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Houston Protests Have Been Peaceful Compared To Other Cities. Why?

While other cities are seeing riots, things have been much calmer in America’s fourth largest city – and it’s not a new phenomenon.


Houston Police Chief Art Acevedo speaks to protesters in Downtown Houston on Friday, May 29, 2020.

Turning on the national evening news in the past week, you may have seen images of burning buildings, protesters being teargassed by police, and protesters throwing objects at police officers and destroying patrol cars.

What you probably haven’t much seen in those segments: Houston.

The Bayou City did see some confrontations between law enforcement and protestors. Police said last Friday eight officers were injured and 16 police cruisers were damaged or destroyed. On Saturday, some people broke into Forever 21 in the Galleria. Over the weekend, hundreds of protesters were arrested, mostly for blocking the roadway.

But none of it compares to the violent moments captured in many other U.S. cities.


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To Bob Stein, an urban politics professor at Rice University, this isn’t surprising. Houston has had relatively few violent episodes of civil unrest, he said.

"There have probably been three big race riots in Houston over the last 100 years," he said. "Camp Logan in 1917, TSU riots in 1967 and most recently the Moody Park riots in 1978."

For the most part during times of social unrest, be it Rodney King or even the Vietnam War, most of the violence happened in other cities, Stein said.

But why is that?

Ronnie Daniel was marching to Houston City Hall with tens of thousands of others on Tuesday to call for justice for George Floyd.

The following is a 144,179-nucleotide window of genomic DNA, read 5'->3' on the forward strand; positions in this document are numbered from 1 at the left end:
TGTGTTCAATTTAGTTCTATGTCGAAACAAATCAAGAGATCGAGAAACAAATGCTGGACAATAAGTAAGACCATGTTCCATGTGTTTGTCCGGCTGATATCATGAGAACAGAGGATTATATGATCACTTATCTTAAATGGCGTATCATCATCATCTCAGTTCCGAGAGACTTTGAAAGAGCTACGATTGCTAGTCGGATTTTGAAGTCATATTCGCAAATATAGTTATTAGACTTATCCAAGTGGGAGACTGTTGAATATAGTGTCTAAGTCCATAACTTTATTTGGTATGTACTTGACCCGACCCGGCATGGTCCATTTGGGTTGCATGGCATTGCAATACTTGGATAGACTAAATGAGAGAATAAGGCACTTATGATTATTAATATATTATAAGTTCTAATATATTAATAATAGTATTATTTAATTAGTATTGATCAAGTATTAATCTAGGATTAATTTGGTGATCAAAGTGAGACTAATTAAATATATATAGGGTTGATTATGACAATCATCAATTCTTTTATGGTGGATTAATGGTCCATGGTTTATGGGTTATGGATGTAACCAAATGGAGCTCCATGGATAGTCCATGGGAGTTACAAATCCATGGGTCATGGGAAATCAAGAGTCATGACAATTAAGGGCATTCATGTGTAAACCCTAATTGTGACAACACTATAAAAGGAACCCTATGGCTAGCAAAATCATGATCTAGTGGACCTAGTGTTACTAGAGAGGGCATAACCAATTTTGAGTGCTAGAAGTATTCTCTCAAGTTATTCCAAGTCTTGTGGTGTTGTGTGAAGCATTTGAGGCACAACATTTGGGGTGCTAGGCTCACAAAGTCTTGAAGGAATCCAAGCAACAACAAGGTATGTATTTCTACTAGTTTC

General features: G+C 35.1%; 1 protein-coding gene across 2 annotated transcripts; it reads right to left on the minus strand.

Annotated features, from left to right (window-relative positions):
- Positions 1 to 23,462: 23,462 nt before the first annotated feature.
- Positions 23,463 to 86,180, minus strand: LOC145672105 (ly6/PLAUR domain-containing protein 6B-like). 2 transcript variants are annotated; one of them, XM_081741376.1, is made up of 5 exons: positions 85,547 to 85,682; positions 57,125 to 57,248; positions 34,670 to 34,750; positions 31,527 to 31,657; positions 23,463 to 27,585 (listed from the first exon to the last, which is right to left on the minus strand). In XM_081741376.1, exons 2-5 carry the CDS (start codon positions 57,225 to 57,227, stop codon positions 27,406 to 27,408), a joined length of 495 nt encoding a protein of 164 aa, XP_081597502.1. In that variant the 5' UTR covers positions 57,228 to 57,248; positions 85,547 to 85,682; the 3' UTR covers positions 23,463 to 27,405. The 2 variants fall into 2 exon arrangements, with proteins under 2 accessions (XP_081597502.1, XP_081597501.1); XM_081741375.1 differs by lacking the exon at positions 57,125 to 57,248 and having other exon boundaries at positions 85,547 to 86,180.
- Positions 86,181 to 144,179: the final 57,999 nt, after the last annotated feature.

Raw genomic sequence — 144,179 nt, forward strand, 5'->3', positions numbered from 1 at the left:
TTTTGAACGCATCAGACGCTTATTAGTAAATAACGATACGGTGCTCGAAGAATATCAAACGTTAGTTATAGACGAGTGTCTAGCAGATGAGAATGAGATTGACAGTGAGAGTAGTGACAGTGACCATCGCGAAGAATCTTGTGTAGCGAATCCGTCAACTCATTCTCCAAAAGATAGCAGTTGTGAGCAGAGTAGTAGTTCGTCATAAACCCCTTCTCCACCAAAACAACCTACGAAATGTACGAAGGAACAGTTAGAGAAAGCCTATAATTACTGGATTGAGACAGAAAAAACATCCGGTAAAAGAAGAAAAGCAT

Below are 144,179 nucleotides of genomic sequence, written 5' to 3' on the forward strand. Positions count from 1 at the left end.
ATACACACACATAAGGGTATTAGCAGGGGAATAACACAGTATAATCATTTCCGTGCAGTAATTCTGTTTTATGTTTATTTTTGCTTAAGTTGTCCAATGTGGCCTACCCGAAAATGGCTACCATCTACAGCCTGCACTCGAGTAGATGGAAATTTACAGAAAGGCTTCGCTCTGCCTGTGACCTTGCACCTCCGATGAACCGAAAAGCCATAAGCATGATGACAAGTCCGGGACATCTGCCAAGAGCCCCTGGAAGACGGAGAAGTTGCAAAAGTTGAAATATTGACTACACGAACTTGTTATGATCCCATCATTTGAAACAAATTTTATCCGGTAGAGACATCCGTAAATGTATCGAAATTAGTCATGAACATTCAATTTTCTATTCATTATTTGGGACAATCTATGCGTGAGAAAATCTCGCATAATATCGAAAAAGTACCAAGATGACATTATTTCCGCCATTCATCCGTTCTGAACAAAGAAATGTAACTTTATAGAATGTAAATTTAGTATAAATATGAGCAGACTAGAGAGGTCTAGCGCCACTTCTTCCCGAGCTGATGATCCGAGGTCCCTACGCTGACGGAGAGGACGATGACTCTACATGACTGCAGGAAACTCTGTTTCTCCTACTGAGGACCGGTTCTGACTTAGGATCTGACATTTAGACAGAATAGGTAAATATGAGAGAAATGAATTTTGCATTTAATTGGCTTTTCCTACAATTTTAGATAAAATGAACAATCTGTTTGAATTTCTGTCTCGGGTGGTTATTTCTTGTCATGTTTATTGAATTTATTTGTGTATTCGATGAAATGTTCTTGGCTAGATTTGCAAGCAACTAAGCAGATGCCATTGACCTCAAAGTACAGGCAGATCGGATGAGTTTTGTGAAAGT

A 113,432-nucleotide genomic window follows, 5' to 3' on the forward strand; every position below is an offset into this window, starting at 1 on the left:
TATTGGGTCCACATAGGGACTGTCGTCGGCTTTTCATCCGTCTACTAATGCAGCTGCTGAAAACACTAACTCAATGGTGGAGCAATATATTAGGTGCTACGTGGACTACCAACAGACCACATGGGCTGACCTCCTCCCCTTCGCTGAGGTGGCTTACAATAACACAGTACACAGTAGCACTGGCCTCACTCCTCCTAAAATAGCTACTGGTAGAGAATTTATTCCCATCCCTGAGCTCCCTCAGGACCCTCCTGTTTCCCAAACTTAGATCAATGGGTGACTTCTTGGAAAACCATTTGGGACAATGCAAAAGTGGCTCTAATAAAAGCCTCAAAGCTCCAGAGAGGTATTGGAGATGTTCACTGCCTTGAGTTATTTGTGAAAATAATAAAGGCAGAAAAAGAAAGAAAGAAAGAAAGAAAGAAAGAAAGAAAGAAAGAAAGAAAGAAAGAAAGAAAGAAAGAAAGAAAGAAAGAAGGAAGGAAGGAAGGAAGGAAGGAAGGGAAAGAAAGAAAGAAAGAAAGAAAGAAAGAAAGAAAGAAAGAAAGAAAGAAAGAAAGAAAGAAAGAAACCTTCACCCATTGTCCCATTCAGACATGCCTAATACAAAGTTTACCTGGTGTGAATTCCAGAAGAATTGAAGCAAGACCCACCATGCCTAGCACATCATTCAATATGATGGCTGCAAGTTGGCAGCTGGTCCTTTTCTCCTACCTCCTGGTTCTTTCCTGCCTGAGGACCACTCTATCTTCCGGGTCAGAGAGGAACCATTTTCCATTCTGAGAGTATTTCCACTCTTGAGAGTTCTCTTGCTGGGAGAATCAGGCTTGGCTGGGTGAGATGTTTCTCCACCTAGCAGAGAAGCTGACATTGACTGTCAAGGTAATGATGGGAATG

He said there is no point in tearing up your own city.

"We worked too hard for our city to look the way it does, for us to actually strive and actually trying to be something, because everybody here came from nothing to make something," he said. "We don't want no violence."

Mayor Sylvester Turner also said that Houstonians stick together through their diversity.

"We have gone through the Tax Day flood, Harvey, Tropical Storm Imelda, going through the coronavirus," he said. "And we've been doing these things together."

And police Chief Art Acevedo credits the racial and ethnic makeup of his department, which he said represents the people it serves.

"On balance, our community knows the heart of this homegrown community because this department is part of this community, comes from the community, loves this community and I think we're seeing it pay dividends," he said on Houston Matters Special Edition.

Tom Kolditz, a retired brigadier general and the director of Rice University's Doerr Institute for New Leaders gives the credit to leaders like Acevedo, who has walked with marchers and waded into crowds of protesters when things got tense.

"He is able to look those individuals in the eyes, and they sense individualized consideration by him as a leader to their needs and feelings," Kolditz said.

James Conyers, director of the University of Houston's African American Studies program, said in Houston, people of color hold high positions in government, giving a sense that minority communities are truly represented.

"When people feel that they're powerless and they want their voices heard, they use protest," he said.

In Houston, African Americans enjoy high political representation, homeownership, historically black universities and several black newspapers – all of which empower the community, Conyers said.

"If people can negotiate and communicate, they don't need protests," he said.

Stein agreed that leadership in Houston has played an important role – and not just in city government.

"The black leadership in these communities tends to be church-centric, very much built into the churches. That's not what you see in the North and Northeast," he said. "And the second is, it's an older population... and to a large extent, these are people who followed Dr. King's nonviolence."

Stein also credits less racial segregation than in other cities and its low density as factors that help keep Houston relatively peaceful in times of social unrest.

"In a city like New York, where the density is 10-times greater, people can literally walk across a bridge and be in a residential or, for that matter, commercial area where rioting for fun and profit can take place," he said.

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